The superpower of psychological thrillers is heightened emotion. The reader should feel every tremor, every chill, every tragedy.
But what if your scenes are coming across as flat? You’ve imagined the emotion as earth-shaking, but the feedback you’re getting from readers is that the story is unengaging.
People tend to think emotion naturally flows onto the page. In my view, writers need to construct emotion with the same diligence that you build a plot.
It took many drafts and a down-to-the-bones rewrite before I captured the emotions of the dual protagonists (who are doppelgangers, but different in every other way) in my psychological thriller, Dead Ringer.
Here are five things I’ve learned about crafting emotional stories:
1. Get inside your characters’ heads
Emotion starts with character. In order to deepen emotion, you need to get to know your characters better. Forget window-dressing like their job and appearance. What are their desires, preoccupations, fears?
I find the simplest way to get inside my characters’ heads is through first-person free-writing. I’ll open a blank Word document or a new notebook page and pour out words, writing as if I were that character.
Most of this free-writing ends up on the figurative landfill, but there are always a few character-nuggets I uncover, which make it into the final draft.
2. Treat every character as the hero of their own story
While you’re grappling with the desires/fears of your main character, it’s easy to forget that the other characters have rich inner lives, too. Neglect these inner lives and your scenes will come across as hollow.
In order to deepen the emotional resonance of a story, I recommend an exercise:
Reimagine the novel from the perspective of each supporting character.
Write down the major milestones of the novel and then, in first person, note down the supporting character’s thoughts and feelings in reaction to what’s happened. There’s no need to write reams; the whole exercise doesn’t need to be more than a page or two.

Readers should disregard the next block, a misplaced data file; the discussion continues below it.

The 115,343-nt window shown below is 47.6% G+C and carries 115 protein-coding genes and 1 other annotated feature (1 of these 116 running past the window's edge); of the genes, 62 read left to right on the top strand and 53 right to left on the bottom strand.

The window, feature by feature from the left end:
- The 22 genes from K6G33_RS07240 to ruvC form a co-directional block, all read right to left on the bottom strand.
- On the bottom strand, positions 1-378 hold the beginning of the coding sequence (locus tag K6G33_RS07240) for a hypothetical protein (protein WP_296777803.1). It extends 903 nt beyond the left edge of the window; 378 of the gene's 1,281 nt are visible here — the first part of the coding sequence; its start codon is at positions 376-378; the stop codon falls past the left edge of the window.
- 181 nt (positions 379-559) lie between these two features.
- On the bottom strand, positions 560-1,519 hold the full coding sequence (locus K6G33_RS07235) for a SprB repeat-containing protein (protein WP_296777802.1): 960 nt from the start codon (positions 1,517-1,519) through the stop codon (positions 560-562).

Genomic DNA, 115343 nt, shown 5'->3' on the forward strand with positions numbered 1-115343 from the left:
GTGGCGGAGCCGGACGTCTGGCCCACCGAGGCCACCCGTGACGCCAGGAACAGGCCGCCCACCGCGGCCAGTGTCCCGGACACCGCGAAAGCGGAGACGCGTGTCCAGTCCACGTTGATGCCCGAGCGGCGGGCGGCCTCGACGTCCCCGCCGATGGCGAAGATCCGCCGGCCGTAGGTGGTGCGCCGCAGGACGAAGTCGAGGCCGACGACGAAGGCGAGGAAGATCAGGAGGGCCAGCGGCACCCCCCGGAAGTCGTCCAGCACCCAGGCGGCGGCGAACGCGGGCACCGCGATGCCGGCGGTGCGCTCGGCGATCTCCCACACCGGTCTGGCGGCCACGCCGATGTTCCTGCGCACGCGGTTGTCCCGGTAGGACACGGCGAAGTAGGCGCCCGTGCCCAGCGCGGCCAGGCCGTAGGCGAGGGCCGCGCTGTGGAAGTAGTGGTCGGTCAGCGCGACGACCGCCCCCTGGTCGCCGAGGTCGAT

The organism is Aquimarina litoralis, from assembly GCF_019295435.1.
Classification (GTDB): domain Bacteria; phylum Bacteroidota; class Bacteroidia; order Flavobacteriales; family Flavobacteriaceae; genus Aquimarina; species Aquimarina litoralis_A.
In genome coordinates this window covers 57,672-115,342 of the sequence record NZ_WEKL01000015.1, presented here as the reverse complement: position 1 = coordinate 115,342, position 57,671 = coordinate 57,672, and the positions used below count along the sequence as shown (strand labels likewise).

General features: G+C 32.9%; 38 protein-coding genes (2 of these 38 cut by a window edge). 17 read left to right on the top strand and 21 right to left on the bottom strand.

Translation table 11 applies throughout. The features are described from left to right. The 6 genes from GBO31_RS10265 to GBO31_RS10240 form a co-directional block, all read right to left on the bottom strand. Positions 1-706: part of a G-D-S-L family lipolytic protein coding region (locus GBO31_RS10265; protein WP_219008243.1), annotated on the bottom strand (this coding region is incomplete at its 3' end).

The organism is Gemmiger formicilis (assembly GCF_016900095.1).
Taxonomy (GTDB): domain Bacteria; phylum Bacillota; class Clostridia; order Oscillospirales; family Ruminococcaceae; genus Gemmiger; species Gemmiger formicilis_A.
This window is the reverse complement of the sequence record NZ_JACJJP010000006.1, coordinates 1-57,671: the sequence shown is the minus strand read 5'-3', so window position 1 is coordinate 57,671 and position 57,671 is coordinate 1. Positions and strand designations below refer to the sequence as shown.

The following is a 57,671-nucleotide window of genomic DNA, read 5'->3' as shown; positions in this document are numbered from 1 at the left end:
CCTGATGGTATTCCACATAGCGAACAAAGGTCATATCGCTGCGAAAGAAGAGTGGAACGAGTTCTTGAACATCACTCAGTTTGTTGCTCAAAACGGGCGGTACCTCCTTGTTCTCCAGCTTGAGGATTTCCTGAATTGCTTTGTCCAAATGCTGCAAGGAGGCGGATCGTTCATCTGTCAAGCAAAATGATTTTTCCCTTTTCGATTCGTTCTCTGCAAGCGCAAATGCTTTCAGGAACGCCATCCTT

I did this exercise with The Boyfriend in my psychological thriller Dead Ringer and it instantly unravelled a plot problem for me and deepened the emotion of a break-up scene.
I guarantee you’ll be surprised at what your non-POV characters have to say about what’s going on. This, in turn, will inform their dialogue and actions, making the scenes richer and more emotional.
3. Reduce the psychic distance
‘Psychic distance’ is one of those pretentious creative writing terms that makes my brain fill with white noise. But it’s an important concept to grasp. Put simply, it denotes how far inside the main character’s mind we the reader are allowed to go.
In a first-person narrative, (in theory,) we become the narrator, seeing, hearing, feeling everything they do. The psychic distance is nil. In an omniscient third-person narrative, where the protagonist is described as if by a God-like figure, the psychic distance is vast.
The tighter the psychic distance, the greater the emotion. In theory, this means first-person narratives are innately more emotional.